Mumbai: The debate regarding Rishabh Pant’s batting position and utilisation of potential is endless.
Adding fuel to fire was new batting coach Vikram Rathour’s comment about the difference between “fearless” and “careless” batting. All this has confused the talented Pant.
Years ago, Sunil Gavaskar once mentioned that during Test matches he never used to read the papers. But with the proliferation of social media and digital activity, news is everywhere now.
It’s up to the player on how to tackle it. Some players, on constant criticism, become stubborn. They then don’t even take note of constructive criticism.
In Pant’s case, his talent is evident in the away centuries against England and Australia. His is a genuine strokeplayer. If they get going, strokemakers are a treat for sore eyes but when they start to fail they look like novice kids.
Scoring quickly is a gift not all batsmen have. Ravi Shastri, for instance, wasn’t the most gifted of batsmen but still managed to score runs.
Hence it is important to guide strokeplayers who can win you matches singlehandedly. Virender Sehwag was initially criticised for having suspect technique. But that didn’t stop from scoring nearly three triple centuries in Tests. Don’t think Gavaskar ever advised his opening partner Krisnamachari Srikanth not to go for shots.
In case of natural strikers, the output is of greater importance than the manner of getting it. In one Ashes series in Australia, Don Bradman, even after scoring a double hundred was sledged by Maurice Tate.
In the next Ashes series in England, Bradman was the highest run getter and after scoring a triple century asked Tate sarcastically whether his batting technique was good enough to score in England.
At the end of the day, it is about one’s ability to score runs, which is not always forthcoming, irrespective of a batsman’s talent.
In the 1980-81 India tour of Australia, Sandeep Patil, despite a hit on the head in the first Test at Sydney, cracked a spectacular 174 in the second Test at Adelaide. But in 1984, Patil and Kapil Dev’s ill-conceived shots led to India’s loss against England in Delhi.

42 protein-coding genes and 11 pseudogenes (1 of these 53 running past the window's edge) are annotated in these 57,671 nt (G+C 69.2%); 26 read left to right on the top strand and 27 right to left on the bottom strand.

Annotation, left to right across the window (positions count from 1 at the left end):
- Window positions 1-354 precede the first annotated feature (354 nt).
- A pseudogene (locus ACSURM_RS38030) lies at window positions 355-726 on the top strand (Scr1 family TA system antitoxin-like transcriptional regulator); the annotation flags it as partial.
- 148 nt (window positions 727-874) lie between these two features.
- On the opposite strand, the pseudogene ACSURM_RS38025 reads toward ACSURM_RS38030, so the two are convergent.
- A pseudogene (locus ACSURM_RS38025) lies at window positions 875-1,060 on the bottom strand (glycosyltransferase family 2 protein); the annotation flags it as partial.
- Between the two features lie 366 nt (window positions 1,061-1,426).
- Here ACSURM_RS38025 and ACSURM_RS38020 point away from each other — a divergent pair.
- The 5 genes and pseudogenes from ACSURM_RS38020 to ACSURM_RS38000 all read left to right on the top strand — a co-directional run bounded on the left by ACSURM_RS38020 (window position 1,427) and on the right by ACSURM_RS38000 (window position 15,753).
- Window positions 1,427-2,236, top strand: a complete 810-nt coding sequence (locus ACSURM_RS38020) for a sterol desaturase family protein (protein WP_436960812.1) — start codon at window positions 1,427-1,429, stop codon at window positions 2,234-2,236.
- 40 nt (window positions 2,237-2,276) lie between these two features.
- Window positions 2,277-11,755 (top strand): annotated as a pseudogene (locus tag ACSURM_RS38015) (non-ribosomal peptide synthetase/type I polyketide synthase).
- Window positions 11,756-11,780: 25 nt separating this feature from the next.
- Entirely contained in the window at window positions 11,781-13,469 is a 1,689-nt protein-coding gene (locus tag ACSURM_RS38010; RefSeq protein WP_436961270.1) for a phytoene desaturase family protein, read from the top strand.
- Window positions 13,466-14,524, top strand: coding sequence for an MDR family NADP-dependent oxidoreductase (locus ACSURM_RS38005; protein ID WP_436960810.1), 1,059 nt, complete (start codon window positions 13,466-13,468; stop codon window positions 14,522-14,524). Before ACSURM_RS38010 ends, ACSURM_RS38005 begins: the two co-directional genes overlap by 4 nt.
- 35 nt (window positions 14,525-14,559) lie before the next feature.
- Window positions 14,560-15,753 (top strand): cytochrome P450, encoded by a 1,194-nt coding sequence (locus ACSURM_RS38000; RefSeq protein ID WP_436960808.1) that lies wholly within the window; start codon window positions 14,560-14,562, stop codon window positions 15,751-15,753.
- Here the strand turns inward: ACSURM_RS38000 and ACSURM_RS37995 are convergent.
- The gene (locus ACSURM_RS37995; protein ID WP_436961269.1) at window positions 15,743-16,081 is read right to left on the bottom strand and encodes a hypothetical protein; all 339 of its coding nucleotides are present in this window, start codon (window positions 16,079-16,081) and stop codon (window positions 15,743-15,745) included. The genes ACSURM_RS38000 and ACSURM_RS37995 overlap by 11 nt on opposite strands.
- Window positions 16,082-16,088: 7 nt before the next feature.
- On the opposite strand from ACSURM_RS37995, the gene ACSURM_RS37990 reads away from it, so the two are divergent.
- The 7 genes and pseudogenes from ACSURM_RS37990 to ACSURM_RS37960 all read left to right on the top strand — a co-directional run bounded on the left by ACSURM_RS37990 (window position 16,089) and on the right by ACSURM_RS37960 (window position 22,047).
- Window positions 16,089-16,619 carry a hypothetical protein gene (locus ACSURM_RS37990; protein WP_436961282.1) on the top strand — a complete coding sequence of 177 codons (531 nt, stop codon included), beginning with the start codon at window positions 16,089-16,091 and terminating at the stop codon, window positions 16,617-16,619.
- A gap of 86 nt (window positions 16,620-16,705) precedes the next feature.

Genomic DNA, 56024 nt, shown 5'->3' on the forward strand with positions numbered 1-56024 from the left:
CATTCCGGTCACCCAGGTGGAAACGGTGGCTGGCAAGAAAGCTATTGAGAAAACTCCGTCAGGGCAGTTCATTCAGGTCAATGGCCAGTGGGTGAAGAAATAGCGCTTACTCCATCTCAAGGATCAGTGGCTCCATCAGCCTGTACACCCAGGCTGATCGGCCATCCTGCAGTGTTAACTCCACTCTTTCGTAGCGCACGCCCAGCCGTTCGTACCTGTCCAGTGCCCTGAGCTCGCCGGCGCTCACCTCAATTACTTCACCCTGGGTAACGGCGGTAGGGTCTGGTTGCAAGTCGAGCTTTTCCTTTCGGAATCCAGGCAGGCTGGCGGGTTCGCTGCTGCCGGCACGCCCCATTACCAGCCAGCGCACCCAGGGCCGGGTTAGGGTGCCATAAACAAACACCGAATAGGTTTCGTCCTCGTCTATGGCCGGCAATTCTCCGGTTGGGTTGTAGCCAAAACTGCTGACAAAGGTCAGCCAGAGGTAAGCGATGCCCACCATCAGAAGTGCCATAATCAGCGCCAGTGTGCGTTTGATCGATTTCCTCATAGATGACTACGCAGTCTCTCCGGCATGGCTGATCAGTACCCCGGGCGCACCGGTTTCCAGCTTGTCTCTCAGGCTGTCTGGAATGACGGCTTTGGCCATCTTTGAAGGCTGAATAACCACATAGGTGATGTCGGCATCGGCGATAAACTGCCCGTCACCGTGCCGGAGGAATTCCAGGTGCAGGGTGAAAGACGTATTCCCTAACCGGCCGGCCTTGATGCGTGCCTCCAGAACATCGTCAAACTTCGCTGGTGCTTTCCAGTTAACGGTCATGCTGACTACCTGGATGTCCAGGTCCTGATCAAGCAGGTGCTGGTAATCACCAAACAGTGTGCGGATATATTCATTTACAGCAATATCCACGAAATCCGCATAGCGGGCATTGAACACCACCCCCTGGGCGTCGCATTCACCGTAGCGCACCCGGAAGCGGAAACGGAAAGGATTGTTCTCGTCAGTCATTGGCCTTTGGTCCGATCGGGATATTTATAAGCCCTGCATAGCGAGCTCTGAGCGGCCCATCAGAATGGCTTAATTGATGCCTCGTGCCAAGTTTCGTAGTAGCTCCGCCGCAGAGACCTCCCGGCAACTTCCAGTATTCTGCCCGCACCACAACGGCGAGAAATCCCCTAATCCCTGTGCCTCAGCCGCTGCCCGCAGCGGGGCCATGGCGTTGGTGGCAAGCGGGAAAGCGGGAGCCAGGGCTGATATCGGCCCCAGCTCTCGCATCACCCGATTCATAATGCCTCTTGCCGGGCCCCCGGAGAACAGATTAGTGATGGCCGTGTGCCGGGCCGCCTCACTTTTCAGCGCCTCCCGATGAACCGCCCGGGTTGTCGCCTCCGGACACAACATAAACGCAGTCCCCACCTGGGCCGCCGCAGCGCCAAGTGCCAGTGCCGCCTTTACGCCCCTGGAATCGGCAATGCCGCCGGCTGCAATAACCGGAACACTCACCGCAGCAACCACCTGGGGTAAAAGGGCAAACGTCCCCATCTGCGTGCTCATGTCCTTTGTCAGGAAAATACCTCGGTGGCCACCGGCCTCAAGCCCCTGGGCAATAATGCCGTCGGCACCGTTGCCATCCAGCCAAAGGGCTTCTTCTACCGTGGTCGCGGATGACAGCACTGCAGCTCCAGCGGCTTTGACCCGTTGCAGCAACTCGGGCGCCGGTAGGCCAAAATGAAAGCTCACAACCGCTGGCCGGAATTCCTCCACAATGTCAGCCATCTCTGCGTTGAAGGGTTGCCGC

Kapil and Patil were dropped from the next Test in Kolkata for disciplinary measures. While Kapil returned to the team after sitting out in Kolkata, Patil never played Test cricket again.
Players like Patil and Srikanth weren’t pressurised into changing their natural batting style, which is what is being advised to Pant by every Tom, Dick and Harry.
No point telling a strokemaker to curb his natural instincts, which is to play shots. Rather emphasis should be on maximising his potential rather than limiting him.
No point telling Pant about batting carefully. Nowadays, the mindset of players is also different. Pant’s body language while batting in his last two T20 innings against South Africa was a giveaway.
He was confused, which reflected in his batting, nudging and blocking the ball instead of attempting to hit boundaries. Sensing his predicament South Africa skipper Quinton de Kock introduced Bjorn Foruin and Pant was lulled into playing a false shot.
Criticising Pant for his failures will do him no good. It would be better if he is left alone. Ideally, he should be sent back to the grind of domestic cricket, where he could clear his head while playing for Delhi in the Vijay Hazare Trophy.
In the 1979 Test series against Pakistan, Kapil threw away his wicket in the first two Tests. Before the third match in Mumbai, skipper Gavaskar wrote an article castigating Kapil.
The article criticised Kapil’s batting approach, questioning his credentials as an all-rounder. The article was published a day ahead of the beginning of the Mumbai Test.
On reading it, Kapil was furious and promised to show Gavaskar his potential as an all-rounder. India won the toss and on a rank bad turner, lost half their side cheaply, succumbing to the guile of Iqbal Qasim.
Kapil scored a masterly 69 off 79 balls, including 11 fours. He also took two wickets in the match (1 in each innings), helping Indian win by 131 runs.
After the match, Kapil said now Gavaskar has to accept him as a true all-rounder. Kapil’s mindset was different, he preferred his on-field actions do the talking for him. Pant, on the other hand, took it too hard, which affected his performance.
Motivating different personalities with varying mindset needs to be done smartly. Gavaskar’s intention was to provoke Kapil. And Gavaskar was the happiest when Kapil delivered.
Rathour meant well. But Pant got affected when comments poured in on Rathour’s statement.
In the 1958-59 Test against the West Indies, Chandu Borde failed miserably in the first four Tests of the series. After his failure in the fourth Test at Madras, he went to book train ticket to Pune.
The chairman of selectors Lala Amarnath bumped into him at the hotel lobby and advised him to play hi shots, insisting upon him travel to Delhi to play in the fifth Test. Borde scored 109 and 96 in Delhi.
Certain talents demand to be handled differently. Strokeplayers need motivation rather than a lecture on technique. Rathour is a sensible fellow but instead of castigating him publicly and demoralising him, he should have spoken to him behind closed doors.
If Pant doesn’t overcome his dilemma in the Test series against South Africa and Bangladesh, the Indian selectors will have a tough task at hand. This is an issue that should be handled delicately and immediately.
Otherwise the loss would be none other than Indian cricket’s.